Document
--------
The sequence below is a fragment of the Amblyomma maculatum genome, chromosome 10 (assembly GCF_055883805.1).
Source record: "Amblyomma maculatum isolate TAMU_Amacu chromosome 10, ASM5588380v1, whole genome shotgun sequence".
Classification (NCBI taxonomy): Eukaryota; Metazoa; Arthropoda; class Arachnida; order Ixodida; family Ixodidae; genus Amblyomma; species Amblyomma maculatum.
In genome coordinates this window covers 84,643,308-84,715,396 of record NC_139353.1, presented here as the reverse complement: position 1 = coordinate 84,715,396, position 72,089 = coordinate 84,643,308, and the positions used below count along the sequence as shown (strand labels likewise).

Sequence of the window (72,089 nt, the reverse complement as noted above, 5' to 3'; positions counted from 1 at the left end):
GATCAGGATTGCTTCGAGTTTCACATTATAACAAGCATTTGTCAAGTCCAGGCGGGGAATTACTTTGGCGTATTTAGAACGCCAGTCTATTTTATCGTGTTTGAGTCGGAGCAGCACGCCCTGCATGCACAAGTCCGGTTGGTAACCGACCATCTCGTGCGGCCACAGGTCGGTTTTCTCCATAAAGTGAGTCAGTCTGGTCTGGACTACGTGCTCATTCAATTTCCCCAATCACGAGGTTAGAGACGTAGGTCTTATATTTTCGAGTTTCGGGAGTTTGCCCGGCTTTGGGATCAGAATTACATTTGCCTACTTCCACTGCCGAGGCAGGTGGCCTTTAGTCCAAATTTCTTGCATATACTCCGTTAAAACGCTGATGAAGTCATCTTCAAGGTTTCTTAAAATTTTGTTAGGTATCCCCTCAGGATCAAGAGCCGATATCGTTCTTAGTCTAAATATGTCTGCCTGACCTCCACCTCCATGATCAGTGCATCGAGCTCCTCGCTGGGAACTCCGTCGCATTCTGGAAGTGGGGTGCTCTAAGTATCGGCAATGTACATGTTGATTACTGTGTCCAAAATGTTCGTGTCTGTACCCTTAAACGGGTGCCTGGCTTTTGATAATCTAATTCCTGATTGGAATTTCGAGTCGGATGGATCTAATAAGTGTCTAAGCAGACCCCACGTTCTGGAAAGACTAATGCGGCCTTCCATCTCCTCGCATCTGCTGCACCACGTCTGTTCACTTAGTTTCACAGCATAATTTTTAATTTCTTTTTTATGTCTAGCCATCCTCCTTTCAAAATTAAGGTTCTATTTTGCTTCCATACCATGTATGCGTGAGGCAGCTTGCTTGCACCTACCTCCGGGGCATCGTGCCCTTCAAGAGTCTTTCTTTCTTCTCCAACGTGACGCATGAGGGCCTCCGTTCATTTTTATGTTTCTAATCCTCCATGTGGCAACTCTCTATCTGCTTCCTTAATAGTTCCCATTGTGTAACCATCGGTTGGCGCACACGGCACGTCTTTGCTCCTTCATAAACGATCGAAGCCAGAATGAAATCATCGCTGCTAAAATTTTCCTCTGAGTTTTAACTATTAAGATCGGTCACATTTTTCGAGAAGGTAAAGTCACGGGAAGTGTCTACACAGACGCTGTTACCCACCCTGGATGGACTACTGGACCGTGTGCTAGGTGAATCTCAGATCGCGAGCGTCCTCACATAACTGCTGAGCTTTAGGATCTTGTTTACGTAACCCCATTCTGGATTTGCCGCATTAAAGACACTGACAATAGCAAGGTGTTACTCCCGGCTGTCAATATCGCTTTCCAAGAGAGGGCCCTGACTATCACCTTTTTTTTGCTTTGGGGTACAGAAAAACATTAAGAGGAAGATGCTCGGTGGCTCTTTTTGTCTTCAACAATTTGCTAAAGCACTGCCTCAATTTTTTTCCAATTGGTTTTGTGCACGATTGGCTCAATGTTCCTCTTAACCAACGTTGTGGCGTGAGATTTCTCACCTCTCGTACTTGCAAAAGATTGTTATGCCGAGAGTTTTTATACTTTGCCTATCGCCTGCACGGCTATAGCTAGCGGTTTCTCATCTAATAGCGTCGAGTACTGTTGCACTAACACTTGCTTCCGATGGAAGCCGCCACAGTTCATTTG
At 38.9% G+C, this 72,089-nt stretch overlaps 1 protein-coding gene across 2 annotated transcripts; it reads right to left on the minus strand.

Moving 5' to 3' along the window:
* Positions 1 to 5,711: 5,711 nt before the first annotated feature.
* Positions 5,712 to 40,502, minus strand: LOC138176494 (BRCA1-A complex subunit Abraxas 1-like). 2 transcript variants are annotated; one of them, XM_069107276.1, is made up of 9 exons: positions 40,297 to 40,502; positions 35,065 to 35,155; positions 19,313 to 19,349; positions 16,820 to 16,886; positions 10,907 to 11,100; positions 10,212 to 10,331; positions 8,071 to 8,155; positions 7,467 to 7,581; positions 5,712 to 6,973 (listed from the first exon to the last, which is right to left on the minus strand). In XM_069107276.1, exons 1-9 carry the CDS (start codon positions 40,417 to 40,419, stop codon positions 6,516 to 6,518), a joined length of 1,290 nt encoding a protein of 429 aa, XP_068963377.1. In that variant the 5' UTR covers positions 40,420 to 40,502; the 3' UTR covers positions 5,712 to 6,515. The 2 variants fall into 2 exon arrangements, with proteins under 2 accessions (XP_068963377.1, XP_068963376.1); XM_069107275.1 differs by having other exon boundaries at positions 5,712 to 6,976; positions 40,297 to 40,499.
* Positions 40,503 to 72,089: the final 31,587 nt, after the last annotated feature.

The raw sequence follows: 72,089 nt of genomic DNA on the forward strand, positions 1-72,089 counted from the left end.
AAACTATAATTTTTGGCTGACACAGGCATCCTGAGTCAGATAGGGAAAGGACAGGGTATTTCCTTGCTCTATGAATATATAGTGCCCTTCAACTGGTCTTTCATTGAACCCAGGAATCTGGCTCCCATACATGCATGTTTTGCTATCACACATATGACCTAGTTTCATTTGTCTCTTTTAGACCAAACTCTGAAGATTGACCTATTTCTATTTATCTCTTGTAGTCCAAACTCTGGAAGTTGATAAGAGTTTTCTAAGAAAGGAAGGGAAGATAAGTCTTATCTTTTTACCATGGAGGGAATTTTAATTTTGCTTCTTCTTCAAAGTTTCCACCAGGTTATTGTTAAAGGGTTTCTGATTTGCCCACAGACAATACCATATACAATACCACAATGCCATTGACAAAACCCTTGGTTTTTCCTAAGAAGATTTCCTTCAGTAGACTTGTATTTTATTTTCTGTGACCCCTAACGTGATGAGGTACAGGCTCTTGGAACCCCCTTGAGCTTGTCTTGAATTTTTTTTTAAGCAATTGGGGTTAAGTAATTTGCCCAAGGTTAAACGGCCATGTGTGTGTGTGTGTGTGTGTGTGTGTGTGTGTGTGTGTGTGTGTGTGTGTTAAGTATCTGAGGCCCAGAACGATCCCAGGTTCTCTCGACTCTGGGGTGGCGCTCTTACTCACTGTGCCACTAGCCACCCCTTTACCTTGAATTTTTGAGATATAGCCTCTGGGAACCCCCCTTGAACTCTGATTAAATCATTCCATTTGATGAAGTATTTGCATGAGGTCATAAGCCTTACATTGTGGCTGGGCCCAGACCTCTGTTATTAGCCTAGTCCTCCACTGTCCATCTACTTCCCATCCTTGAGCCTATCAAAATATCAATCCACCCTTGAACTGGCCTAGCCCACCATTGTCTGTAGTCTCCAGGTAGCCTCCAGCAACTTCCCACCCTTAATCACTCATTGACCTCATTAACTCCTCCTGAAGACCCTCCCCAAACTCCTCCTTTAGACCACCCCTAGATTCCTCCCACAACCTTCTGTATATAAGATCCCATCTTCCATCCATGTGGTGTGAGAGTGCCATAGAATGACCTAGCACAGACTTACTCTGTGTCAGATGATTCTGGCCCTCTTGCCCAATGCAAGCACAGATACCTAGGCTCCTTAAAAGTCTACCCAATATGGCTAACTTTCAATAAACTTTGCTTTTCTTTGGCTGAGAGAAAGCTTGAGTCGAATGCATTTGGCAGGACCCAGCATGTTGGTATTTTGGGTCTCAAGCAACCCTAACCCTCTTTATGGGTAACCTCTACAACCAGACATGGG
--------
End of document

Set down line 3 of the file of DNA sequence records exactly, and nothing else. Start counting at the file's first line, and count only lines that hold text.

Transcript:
Classification (NCBI taxonomy): Eukaryota; Metazoa; Arthropoda; class Arachnida; order Ixodida; family Ixodidae; genus Amblyomma; species Amblyomma maculatum.